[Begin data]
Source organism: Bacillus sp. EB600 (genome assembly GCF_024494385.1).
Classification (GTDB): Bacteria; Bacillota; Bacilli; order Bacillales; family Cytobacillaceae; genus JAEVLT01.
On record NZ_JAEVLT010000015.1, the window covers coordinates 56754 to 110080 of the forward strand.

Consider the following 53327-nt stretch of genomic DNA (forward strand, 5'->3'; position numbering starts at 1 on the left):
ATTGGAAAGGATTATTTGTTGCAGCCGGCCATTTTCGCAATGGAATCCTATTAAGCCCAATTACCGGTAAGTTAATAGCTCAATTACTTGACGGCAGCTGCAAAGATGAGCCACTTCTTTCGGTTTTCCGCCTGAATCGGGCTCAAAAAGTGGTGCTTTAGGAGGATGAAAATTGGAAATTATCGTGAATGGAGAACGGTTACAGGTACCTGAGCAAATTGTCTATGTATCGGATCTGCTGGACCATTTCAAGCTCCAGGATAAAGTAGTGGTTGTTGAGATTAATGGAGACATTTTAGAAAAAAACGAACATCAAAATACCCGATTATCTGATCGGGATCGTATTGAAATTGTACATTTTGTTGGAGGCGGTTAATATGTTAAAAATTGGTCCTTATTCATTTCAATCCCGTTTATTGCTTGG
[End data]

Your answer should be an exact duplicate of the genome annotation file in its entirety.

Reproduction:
Source organism: Bacillus sp. EB600 (genome assembly GCF_024494385.1).
Classification (GTDB): Bacteria; Bacillota; Bacilli; order Bacillales; family Cytobacillaceae; genus JAEVLT01.
On record NZ_JAEVLT010000015.1, the window covers coordinates 56754 to 110080 of the forward strand.

Consider the following 53327-nt stretch of genomic DNA (forward strand, 5'->3'; position numbering starts at 1 on the left):
ATTGGAAAGGATTATTTGTTGCAGCCGGCCATTTTCGCAATGGAATCCTATTAAGCCCAATTACCGGTAAGTTAATAGCTCAATTACTTGACGGCAGCTGCAAAGATGAGCCACTTCTTTCGGTTTTCCGCCTGAATCGGGCTCAAAAAGTGGTGCTTTAGGAGGATGAAAATTGGAAATTATCGTGAATGGAGAACGGTTACAGGTACCTGAGCAAATTGTCTATGTATCGGATCTGCTGGACCATTTCAAGCTCCAGGATAAAGTAGTGGTTGTTGAGATTAATGGAGACATTTTAGAAAAAAACGAACATCAAAATACCCGATTATCTGATCGGGATCGTATTGAAATTGTACATTTTGTTGGAGGCGGTTAATATGTTAAAAATTGGTCCTTATTCATTTCAATCCCGTTTATTGCTTGG